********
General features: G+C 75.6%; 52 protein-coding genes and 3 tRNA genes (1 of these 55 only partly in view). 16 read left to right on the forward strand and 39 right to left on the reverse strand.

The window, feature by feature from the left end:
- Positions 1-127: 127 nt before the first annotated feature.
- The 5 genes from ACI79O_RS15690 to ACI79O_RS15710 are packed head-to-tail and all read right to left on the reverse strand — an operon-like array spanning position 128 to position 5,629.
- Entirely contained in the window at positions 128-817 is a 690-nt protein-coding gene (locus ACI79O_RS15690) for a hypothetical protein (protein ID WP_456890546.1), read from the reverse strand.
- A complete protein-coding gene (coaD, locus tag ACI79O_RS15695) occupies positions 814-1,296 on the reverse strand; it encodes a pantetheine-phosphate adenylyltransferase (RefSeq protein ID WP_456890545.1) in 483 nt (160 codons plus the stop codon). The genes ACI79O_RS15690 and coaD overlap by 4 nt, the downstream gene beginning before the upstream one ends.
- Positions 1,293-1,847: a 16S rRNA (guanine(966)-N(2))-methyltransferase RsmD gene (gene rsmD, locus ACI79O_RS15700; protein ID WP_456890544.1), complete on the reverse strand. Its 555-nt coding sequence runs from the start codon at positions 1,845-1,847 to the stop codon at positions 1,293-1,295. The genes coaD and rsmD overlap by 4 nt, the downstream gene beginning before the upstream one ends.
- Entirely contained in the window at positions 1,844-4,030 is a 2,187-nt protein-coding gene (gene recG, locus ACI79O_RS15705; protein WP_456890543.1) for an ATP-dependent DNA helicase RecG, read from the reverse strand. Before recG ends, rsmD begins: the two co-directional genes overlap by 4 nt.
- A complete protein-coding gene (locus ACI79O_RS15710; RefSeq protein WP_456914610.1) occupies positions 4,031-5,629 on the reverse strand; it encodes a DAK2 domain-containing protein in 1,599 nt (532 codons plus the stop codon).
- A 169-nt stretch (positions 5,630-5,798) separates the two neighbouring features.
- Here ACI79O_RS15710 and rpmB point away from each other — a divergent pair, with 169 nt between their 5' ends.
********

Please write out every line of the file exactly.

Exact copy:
General features: G+C 75.6%; 52 protein-coding genes and 3 tRNA genes (1 of these 55 only partly in view). 16 read left to right on the forward strand and 39 right to left on the reverse strand.

The window, feature by feature from the left end:
- Positions 1-127: 127 nt before the first annotated feature.
- The 5 genes from ACI79O_RS15690 to ACI79O_RS15710 are packed head-to-tail and all read right to left on the reverse strand — an operon-like array spanning position 128 to position 5,629.
- Entirely contained in the window at positions 128-817 is a 690-nt protein-coding gene (locus ACI79O_RS15690) for a hypothetical protein (protein ID WP_456890546.1), read from the reverse strand.
- A complete protein-coding gene (coaD, locus tag ACI79O_RS15695) occupies positions 814-1,296 on the reverse strand; it encodes a pantetheine-phosphate adenylyltransferase (RefSeq protein ID WP_456890545.1) in 483 nt (160 codons plus the stop codon). The genes ACI79O_RS15690 and coaD overlap by 4 nt, the downstream gene beginning before the upstream one ends.
- Positions 1,293-1,847: a 16S rRNA (guanine(966)-N(2))-methyltransferase RsmD gene (gene rsmD, locus ACI79O_RS15700; protein ID WP_456890544.1), complete on the reverse strand. Its 555-nt coding sequence runs from the start codon at positions 1,845-1,847 to the stop codon at positions 1,293-1,295. The genes coaD and rsmD overlap by 4 nt, the downstream gene beginning before the upstream one ends.
- Entirely contained in the window at positions 1,844-4,030 is a 2,187-nt protein-coding gene (gene recG, locus ACI79O_RS15705; protein WP_456890543.1) for an ATP-dependent DNA helicase RecG, read from the reverse strand. Before recG ends, rsmD begins: the two co-directional genes overlap by 4 nt.
- A complete protein-coding gene (locus ACI79O_RS15710; RefSeq protein WP_456914610.1) occupies positions 4,031-5,629 on the reverse strand; it encodes a DAK2 domain-containing protein in 1,599 nt (532 codons plus the stop codon).
- A 169-nt stretch (positions 5,630-5,798) separates the two neighbouring features.
- Here ACI79O_RS15710 and rpmB point away from each other — a divergent pair, with 169 nt between their 5' ends.